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Bromus inermis

Smooth brome, awnless brome

Bromus inermis (Schröter, 1888)


Perennial species, 30-140 cm high, lowdensity cespitose because of highly ramified rhizomes.

Culms are stiff, erect and inflorescence symmetrical.

Leaf sheaths glabrous, more or less densely ciliated.

Ligules 1-2 mm long, greenish-white, truncate, lacerate.

Leaf blades 2-10 mm wide, light green to grey-green; adaxially mostly glabrous with wax coating (greasy), abaxially keeled and scabrous especially towards the apex. Margins serrate; leaf base strong, bright, often undate.

Inflorescence a panicle, grand, 10-15 cm long, widely expanding, partly one-sided.

Spikelets large, slender, multiflowered, 15-25 mm long.


This Eurasian species occurs in the Alps, in the foothills and sparsely in montane zones; it prefers a continental climate. In central Europe - excluding the eastern parts of its distribution area - smooth brome mainly grows on artificial sites, such as slopes along roads and waysides. It is fairly tolerant to temporary flooding and low salinity. The species grows on loam that is sparsely covered with vegetation, warm in summer, moderately moist, rich in minerals, sandy or pure, with a pH of 6.1-7.2.

Because of its rapid juvenile development and its sarments, the species is suitable for restoration on slightly inclined slopes in warmer regions. It is an important forage in warmer, humid continental regions (e.g. on soils that are rich in sodium bicarbonate, as in Hungary and the United States).


Fruit 10-13 mm long, 1.5-3 mm wide, and 1 mm thick. Oblong, flat, with only a short awn and often without one.

Lemma a little vaulted, seven-veined; midvein quite distinct.

Awn 4-6 mm long, erect, originating below the apex of the lemma. Palea flat, both keels with dense short hairs, colourless.

Thousand seed weight: 2.3-2.7 g.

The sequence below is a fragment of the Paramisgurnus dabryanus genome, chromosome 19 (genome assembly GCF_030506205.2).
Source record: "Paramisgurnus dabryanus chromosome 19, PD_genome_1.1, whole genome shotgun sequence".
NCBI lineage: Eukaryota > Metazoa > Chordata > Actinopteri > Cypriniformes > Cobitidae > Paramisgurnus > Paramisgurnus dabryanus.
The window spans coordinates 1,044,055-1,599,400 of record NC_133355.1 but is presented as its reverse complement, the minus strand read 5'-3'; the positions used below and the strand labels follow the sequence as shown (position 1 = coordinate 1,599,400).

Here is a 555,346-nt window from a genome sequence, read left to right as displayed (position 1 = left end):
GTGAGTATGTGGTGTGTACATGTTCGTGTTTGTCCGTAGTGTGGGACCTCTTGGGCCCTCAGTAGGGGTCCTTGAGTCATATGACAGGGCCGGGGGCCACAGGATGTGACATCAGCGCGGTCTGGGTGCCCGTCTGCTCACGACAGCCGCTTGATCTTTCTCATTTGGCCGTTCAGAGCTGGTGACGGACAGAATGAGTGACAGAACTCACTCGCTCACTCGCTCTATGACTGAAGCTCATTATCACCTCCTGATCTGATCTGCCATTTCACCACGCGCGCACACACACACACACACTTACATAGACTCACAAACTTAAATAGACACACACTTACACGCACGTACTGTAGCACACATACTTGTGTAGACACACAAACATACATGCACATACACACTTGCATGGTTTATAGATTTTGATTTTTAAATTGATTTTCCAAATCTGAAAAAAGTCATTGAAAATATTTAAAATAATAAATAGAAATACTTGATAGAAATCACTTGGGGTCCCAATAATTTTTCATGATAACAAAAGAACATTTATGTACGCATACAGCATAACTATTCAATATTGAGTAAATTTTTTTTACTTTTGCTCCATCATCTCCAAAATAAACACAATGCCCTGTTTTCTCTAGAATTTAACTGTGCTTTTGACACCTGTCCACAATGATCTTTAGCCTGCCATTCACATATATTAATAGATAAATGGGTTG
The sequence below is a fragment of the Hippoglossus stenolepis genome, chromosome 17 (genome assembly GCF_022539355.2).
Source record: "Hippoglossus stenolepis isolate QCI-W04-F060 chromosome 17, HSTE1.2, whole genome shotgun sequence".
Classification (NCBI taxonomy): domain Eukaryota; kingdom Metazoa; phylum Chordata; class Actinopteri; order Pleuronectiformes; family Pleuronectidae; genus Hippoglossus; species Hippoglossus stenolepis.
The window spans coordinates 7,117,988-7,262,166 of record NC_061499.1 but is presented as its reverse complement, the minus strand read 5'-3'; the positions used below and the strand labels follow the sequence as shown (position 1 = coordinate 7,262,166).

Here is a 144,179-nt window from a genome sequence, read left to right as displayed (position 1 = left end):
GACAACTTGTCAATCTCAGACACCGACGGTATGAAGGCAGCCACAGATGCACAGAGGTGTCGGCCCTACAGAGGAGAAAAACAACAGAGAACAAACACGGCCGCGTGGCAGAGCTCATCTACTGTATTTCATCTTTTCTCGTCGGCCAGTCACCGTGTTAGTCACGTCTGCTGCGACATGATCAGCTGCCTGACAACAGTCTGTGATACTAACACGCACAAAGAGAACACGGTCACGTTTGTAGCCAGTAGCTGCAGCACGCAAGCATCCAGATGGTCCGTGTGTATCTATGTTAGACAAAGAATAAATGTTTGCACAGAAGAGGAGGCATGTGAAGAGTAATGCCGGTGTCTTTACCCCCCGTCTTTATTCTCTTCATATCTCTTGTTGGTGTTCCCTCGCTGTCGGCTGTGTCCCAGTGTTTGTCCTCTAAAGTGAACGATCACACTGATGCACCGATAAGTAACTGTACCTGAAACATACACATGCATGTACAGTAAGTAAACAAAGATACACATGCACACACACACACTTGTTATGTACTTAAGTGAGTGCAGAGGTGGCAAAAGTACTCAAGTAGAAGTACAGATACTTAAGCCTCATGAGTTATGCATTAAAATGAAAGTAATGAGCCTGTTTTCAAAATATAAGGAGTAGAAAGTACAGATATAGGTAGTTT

(soil and climate)

Smooth brome is extremely undemanding. Intermediate to light soils that are rich in humus and drier sites are suitable. It is important to select sites with little weed competition, because of limited possibilities for the use of specific herbicides.

Seeds (Blaschka, A.)


This species needs a well-prepared seedbed.

Open sowing is recommended, (this is possible until the end of June if irrigation is available).

Smooth brome is moderately tolerant if grown underneath a cover crop. Therefore populations of spring corn should be low density; linseed oil flax is recommended.

Seed depth: 1.5-2 cm maximum.

Seed rate: 12-15 kg/ha.

Row spacing: 25-30 cm. Broadcast sowing is also a practical alternative.


Smooth brome requires a great deal of nutrients.

Phosphorus and potassium: on soils with an intermediate phosphorus and potassium content, basic fertilization with manure (liquid or solid, 20-30 tonnes/ha) is sufficient in autumn. If the soil content is adequate, fertilization with 60-80 kg/ha P2O5 and 100-140 kg/ha K2O is considered sufficient, depending on the yield.

Nitrogen: after harvesting the cover crop, or at sowing, fertilization with about 50 kg/ha of N-total is recommended in order to obtain best development until autumn. A certain amount of nitrogen is necessary for the formation of seeds: 70-100 kg/ha of N-total should be added in autumn and early spring.

If fertilization in spring is carried out too late, it is principally the leaf mass that is stimulated.


Smooth brome germinates quickly.

There is then a short stagnation in its growth rate, followed by rapid juvenile development. Until autumn of the seeding year this species sometimes forms high-density populations. However, the timely use of herbicides should be emphasized. Particular control of weed grasses can only be carried out by the control of single plants or - in favourable years - by the temporary use of wiping wicks.

Mechanical weed control by means of curry combs is well tolerated.

Leaf spot diseases: in some years a more marked decay is possible. In this case the timely use of broad-spectrum herbicides or additional cutting is recommended.

East Alpine ecotype


Resistance to lodging: intermediate.

Shattering tendency: low.

Ripeness: the spike changes colour to grey-brown and appears to dry up. The ripeness of the seeds is determined by the nail test. Culms and leaves are still green at this point.

Ripening period: at the end of July.

Harvesting technique: direct threshing is recommended. Because of leaf mass, there may be a proportionate amount of threshing to contend with (4-6 tonnes/ha). Seeds have sufficient seed flow and can be cleaned easily.

Crop yields: yields depend greatly on the cultivator’s experience and range between 200 and 600 kg/ha.

Optimal maintenance allows two to three harvesting years.

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